Since weed here is usually grown indoors, it's more expensive. Three hundred dollars per ounce of good, quality stuff is about the least I've seen - often it's $350. On the West Coast that same ounce would get $200 to $250.
The most commonly bought unit is eights (one eighth of an ounce or 3.5 grams). If you sell in quantities less than that it better be exemplary. On the West Coast, because of the dispensaries, the most common container for weed is the vial. Little plastic vials are incredibly common out there. On the East Coast, it's mostly zip locks.
One eighth of beaster, or bad weed grown really well - that's the standard unit sold here. It costs $40 for an eighth. About half a gram per dose for the average user [and] a gram for a heavy user. An eighth, also called a slice, is three to four healthy size joints or two to three blunts [big joints]. A dub is a gram to a gram and half and might cost $20.
Good buds should have no seeds.
Male plants are no good - you burn them. If you have ganja with seeds it's due to nominal cross fertilization.
What's been your experience as a weed dealer?
In my business, I threw down with one other person and all weed acquired was our weed. We had a group at our disposal to help us distribute, and they would receive smoke or sometimes money for helping us. All our profits went to grow the business to buy more next time to reduce the price per gram.
I started out [by buying] two ounces, and sold that to buy three, and sold that to buy four until [I had] bought multiple pounds and about a quarter pound of hash to go along with it. You can make a good living [but] have to be incredibly frugal - and it helps if you don't smoke.
The vast majority of people who sell in America doing it so they can smoke for free. I call them subsistence dealers. They sell just what they need to get by and to get high. But there are subsistence dealers who purchase up [to] the pound level.
It's actually hard to make a profit. Ideally you reach a point where you have as much ganja as you can possibly move and you put that away and just live on it for awhile. Any money we had lying around went to food and gas and rent - and to have fun. We always said, "If it's not fun there's no point. You might as well get a regular job."
Smart dealers do not advertise. Spending money they make and then wearing it or putting it into a fancy house or car is the best way to advertise. A smart dealer will save his cash and wait to spend when he's out of the game.
Your reward is relative to your risk. You are paying out to anyone according to the risk it takes. You charge that much not because of the cost to create it. It's cheap to create - It's the risk it takes.
The amount of money you make with ganja is paltry, pocket change compared to cocaine. When you are selling marijuana it's a choice you make. You don't cross that line. You might sell mushrooms from time to time.
No one is going to get shot over a pound of weed. Weed dealers don't carry guns. Well, I did, but not because of the weed. Once you cross over to Class A narcotics that's when you are working with people who might shoot you. A mere ounce of coke is $1,000 dollars and there is a physical addiction. You are in danger from the person you're buying it from and the person you are selling it to.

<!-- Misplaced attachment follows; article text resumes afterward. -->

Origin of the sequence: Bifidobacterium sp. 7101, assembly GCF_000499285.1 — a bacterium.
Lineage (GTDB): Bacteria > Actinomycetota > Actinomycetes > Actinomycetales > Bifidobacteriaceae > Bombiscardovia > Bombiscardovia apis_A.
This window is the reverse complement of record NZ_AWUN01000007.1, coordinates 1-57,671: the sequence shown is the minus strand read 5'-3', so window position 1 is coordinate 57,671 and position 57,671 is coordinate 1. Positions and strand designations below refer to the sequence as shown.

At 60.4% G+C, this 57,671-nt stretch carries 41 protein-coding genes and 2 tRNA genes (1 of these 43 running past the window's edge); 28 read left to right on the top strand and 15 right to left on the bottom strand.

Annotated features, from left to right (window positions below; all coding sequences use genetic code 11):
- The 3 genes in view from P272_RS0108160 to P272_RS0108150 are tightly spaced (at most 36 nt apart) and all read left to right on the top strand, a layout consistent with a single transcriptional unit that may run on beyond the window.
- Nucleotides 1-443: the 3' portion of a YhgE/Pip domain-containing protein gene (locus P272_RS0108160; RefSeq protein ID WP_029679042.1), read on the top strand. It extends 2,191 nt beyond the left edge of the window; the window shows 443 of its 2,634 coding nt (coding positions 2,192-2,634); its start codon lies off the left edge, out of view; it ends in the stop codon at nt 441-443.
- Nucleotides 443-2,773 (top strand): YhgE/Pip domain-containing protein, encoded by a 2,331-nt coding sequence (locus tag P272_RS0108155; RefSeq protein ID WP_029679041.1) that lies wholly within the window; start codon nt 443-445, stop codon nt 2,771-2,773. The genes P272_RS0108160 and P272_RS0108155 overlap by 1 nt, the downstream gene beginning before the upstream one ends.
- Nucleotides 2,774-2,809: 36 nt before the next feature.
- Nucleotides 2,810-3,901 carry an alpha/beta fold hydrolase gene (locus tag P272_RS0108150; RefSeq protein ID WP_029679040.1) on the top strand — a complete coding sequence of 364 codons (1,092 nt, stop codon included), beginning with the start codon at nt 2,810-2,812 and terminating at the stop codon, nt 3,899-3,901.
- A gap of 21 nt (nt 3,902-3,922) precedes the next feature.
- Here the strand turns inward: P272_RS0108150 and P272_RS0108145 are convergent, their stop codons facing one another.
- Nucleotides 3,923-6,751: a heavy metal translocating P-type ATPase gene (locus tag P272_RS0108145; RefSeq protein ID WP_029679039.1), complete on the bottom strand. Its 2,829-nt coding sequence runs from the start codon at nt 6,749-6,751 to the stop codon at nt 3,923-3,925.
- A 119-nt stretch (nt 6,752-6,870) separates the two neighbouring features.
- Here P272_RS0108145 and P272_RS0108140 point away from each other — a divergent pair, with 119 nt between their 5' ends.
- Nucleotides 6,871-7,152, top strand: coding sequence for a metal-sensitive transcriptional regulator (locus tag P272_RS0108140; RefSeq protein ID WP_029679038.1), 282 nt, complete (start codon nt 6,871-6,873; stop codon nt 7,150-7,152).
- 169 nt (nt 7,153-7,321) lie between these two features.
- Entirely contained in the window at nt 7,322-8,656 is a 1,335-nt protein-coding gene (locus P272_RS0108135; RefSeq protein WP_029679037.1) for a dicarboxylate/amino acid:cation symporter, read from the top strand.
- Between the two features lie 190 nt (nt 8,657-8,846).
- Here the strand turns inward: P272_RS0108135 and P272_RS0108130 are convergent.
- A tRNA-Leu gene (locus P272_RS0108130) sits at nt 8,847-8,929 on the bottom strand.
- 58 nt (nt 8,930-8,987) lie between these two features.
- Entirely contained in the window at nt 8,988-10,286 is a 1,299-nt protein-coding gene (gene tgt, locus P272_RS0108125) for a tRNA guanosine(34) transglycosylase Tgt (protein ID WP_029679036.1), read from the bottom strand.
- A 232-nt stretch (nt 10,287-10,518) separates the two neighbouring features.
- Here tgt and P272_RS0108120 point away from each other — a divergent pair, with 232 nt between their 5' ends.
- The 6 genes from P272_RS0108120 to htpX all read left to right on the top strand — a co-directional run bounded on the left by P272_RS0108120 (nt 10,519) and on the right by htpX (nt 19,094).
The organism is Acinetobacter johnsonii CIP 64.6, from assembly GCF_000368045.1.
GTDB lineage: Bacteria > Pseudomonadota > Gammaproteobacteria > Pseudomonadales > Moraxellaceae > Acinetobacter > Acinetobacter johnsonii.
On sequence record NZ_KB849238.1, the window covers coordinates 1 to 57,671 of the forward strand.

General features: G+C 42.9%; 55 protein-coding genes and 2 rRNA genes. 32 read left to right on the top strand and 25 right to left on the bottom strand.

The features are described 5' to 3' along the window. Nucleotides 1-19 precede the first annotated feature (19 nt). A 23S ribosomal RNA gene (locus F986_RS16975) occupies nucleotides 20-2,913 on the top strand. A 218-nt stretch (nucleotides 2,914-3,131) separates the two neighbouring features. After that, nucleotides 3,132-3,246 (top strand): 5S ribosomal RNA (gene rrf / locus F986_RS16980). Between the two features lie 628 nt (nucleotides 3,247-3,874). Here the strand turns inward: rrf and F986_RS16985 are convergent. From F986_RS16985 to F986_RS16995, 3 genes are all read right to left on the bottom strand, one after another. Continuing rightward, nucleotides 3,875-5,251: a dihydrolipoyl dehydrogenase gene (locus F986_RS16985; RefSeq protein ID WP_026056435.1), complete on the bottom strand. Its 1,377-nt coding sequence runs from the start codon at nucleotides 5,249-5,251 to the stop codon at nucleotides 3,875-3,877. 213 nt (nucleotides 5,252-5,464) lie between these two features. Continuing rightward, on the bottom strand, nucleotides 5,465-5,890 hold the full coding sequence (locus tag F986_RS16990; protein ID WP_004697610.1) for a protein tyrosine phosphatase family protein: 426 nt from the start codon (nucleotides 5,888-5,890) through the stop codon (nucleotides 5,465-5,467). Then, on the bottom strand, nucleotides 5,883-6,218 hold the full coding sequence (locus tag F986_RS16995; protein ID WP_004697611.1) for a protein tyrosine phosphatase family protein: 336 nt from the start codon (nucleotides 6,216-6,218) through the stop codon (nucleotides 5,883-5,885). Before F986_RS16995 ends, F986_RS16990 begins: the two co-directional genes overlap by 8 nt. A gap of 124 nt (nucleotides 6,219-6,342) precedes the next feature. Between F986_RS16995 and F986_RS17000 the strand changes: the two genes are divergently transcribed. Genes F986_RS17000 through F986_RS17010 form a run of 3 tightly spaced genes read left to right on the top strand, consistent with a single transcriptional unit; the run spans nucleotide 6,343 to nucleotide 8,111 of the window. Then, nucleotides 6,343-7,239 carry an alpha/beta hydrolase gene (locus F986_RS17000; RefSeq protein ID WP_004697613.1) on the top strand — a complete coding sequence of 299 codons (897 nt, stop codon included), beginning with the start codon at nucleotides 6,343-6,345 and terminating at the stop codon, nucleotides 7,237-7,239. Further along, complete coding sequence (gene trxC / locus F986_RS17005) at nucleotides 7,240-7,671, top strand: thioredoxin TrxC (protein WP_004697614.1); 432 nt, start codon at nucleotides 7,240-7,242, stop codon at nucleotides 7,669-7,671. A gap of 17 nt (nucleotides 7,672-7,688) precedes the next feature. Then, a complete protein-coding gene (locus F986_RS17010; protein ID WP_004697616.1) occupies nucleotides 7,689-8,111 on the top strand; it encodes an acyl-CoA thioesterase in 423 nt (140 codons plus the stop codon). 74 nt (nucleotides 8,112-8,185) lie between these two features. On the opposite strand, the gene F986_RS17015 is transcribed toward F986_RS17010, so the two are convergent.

Also an ounce of cocaine is 20 to life - you will not see daylight again. Those nine guys in prison for pot were picked up back when weed was considered a Class A drug and they got 20 years.
If we had cash in our possession it was always in a safe somewhere. I had a safe full of weed and money. We had 20 grand just chilling at one time. I had some serous connects from guys in New York who were getting it from some serious growers. You can tell one strain from another by smell. If you give me a smell of a good strain of weed I can probably tell you where in this country it came from.
You don't ask. Questions are not encouraged in this industry. It's like "Fight Club." The first rule of "Fight Club" is you don't talk about "Fight Club."
You never work with anyone who doesn't come recommended by someone in whom you would entrust your life. Even so, you sometimes have to play debt collector. You will be ripped off.
If you are buying directly from a grower it's cheaper so you can earn more profit on each sale. It's a coveted spot, guarded. If you can get a hold of a grower, you are set. But there's turnover. Even people who grow weed aren't in it for life. Some kids set up giant labs in college dorm rooms. They grow for [the duration of the] school year, help pay tuition and are done. They never get back in the game. [It's] even hard to connect with a grower in California where it's grown everywhere.
Describe your clientele. Who were your best customers?
The best customers are the ones in your generation, sir (gesturing to the middle-aged interviewer). They love ganja, they are the most reliable, the best to deal with and they are coveted as customers. I mostly sold to kids, but we would fight over those older guys. They buy ounces at a time, always have cash, they are mad consistent and if you go out of your way to make it easer for them, they will compensate you and they never rip you off. And usually there are cookies there when you arrive. They are so glad to see you. It feels good to make someone so happy.